For those of us who were brought up during the ascent of what we now call “the Information Age,” it is easy to take all that this era has created for granted. Tech now represents a dominant segment of our economy, and it’s only growing, which means that the slice of our population equipped with the cognitive wherewithal to continue to advance the science industry must grow correspondingly. As such, we’ve seen a rising number of universities erect designated hubs on campus to summon the restless spirit of ingenuity among faculty and students and parlay it into the marketplace.
The goal at the University of Wisconsin—Milwaukee (UWM) was to leverage the assets of the region to develop a world-class, public-private research park that spurs strong and enduring partnerships between academia and industry leading to new products, spinoff businesses, workforce development, and jobs. The UWM Innovation Accelerator is the first building on UWM’s Innovation Campus that was built with the intention of stimulating the industrious potential of UWM research and boosting collaboration with the nearby medical cluster. Far from mere textbook lectures and simulated experiments, Innovation Accelerator laboratories boast state-of-the-art labs and prototyping equipment including CNC machines and 3D printers, which enhances the researchers’ and start-ups’ ability to apply their research.
At a modest 25,000 square feet, an intimate, collaborative environment has also been achieved. The entry lobby serves as a popular, open meeting place, and shared conference rooms inspire collaboration in a similar fashion. One popular pattern recognizable across facilities of this kind is the utility of visual access and transparency—a feeling of openness throughout the building that will inspire researchers to advance their own inventive pursuits. “The shared conferencing facilities, the two-story open entry lobby, as well as the various labs have corridor glazing to show what’s going on within them,” says Cliff Goodhart, project manager at Eppstein Uhen Architects. The benefits of the openness toward the building’s exterior also contribute to sustainability performance. “The building is oriented east-west to take advantage of the solar orientation that was available on the site,” Goodhart outlines, noting that controlled daylight is introduced from the north and south. With the implementation of lighting controls and shading devices, direct sunlight is diffused and allowed to penetrate deeper into the building, reducing energy required for lighting the spaces.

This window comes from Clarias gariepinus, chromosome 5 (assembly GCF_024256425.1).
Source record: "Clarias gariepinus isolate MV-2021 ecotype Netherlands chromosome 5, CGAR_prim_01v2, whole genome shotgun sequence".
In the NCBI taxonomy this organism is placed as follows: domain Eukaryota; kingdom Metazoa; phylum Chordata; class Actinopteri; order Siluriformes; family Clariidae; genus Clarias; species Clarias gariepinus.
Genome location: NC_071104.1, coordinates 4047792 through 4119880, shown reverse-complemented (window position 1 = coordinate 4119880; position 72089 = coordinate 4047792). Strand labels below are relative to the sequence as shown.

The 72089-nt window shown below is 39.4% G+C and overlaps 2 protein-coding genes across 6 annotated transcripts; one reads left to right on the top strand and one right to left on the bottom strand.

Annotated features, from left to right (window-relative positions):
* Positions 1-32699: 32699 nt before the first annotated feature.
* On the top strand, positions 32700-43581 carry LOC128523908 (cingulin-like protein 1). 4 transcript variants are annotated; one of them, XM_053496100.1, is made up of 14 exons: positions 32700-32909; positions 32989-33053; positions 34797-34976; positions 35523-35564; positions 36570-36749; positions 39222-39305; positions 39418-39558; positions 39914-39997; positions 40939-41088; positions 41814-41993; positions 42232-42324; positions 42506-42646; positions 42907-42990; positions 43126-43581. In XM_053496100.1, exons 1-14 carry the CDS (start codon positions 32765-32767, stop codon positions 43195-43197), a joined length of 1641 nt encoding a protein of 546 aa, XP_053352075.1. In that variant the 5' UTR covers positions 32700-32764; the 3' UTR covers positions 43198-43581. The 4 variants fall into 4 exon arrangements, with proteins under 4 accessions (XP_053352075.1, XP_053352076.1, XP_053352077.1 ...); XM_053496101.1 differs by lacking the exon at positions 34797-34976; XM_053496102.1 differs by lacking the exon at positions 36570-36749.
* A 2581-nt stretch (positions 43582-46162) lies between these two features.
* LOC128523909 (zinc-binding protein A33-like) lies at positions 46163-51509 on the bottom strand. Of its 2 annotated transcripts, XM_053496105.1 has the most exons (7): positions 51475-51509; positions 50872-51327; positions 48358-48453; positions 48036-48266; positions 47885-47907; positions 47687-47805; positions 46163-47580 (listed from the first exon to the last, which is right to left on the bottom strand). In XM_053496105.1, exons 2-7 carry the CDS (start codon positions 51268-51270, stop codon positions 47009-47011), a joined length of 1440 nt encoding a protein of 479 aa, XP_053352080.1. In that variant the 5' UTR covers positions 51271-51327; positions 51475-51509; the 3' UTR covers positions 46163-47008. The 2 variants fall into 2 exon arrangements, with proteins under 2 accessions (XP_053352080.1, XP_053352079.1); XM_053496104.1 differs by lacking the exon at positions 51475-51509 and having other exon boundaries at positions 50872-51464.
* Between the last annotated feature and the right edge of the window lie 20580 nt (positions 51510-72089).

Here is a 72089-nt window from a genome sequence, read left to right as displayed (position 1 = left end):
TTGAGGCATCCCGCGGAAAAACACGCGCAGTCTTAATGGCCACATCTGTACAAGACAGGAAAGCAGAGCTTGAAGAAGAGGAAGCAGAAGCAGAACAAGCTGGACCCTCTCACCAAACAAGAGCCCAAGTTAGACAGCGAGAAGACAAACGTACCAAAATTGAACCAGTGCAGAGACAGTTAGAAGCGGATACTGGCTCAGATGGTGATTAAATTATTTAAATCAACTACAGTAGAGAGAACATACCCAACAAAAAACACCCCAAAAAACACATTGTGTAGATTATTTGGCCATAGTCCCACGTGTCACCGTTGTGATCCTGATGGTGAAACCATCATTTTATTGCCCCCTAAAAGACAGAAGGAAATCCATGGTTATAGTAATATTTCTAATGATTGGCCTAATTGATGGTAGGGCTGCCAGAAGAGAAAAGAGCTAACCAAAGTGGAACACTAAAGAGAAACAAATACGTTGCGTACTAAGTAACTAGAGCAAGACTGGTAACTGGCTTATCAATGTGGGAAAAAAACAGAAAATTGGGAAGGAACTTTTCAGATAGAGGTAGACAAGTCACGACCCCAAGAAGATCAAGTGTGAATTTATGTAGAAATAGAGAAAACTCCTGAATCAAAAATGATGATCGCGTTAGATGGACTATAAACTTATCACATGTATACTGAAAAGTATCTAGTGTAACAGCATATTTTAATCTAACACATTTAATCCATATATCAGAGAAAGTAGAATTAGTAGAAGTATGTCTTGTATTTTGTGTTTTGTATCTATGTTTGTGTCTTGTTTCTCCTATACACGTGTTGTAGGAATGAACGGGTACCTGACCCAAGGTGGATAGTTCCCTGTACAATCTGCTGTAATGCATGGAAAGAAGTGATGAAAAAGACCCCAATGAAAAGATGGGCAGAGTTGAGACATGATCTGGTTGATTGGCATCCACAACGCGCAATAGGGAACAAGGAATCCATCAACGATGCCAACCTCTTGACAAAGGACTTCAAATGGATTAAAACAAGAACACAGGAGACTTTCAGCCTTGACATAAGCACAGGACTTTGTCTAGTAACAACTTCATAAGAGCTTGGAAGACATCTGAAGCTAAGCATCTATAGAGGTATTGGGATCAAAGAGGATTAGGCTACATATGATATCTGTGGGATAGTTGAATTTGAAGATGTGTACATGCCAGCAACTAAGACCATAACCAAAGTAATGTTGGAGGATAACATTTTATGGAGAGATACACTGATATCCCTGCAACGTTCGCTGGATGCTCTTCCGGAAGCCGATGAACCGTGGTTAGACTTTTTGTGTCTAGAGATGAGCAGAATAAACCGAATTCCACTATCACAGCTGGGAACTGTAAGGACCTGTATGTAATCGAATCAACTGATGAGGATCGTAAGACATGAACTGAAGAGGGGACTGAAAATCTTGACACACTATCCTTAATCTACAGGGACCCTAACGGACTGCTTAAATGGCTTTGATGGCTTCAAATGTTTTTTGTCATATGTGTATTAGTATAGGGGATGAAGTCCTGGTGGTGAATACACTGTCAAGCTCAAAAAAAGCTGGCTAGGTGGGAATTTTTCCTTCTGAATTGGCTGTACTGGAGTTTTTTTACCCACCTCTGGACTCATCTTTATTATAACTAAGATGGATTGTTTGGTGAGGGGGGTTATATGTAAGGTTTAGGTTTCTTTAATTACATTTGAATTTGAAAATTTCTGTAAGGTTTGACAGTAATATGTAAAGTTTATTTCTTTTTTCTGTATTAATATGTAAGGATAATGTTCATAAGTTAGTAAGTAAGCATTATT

The sustainability efforts ultimately earned the Innovation Accelerator center a LEED Silver accreditation—an extraordinary feat considering how great the energy consumption demanded by traditional laboratory facilities usually is. “The design team incorporated as many passive and active sustainability features as was practical,” Goodhart says. Examples include efficient orientation of the building, an HVAC system with heat recovery capabilities, green and reflective roofing surface methodologies, and photovoltaic panels that generate electricity.
The most striking example of creative stimuli came from the installation of artwork into the project. Upon entering the building, guests are greeted by a large lobby print by Sir Paul Smith, with its bold, bright stripes and colors. Other graphic wall coverings seen throughout the building, however, are more straightforward in their purpose to influence their observers. Abstract prints showing x-ray images, atomic molecules, DNA strands, etc. were selected by the building’s researchers to connect back to their research in an artistic way. “It was an important aim to design the type of corridor that served as more than just a space students jostled through on their way between labs,” Goodhart says. As a result, these spaces have become popular gathering spots for students to converse and share ideas.
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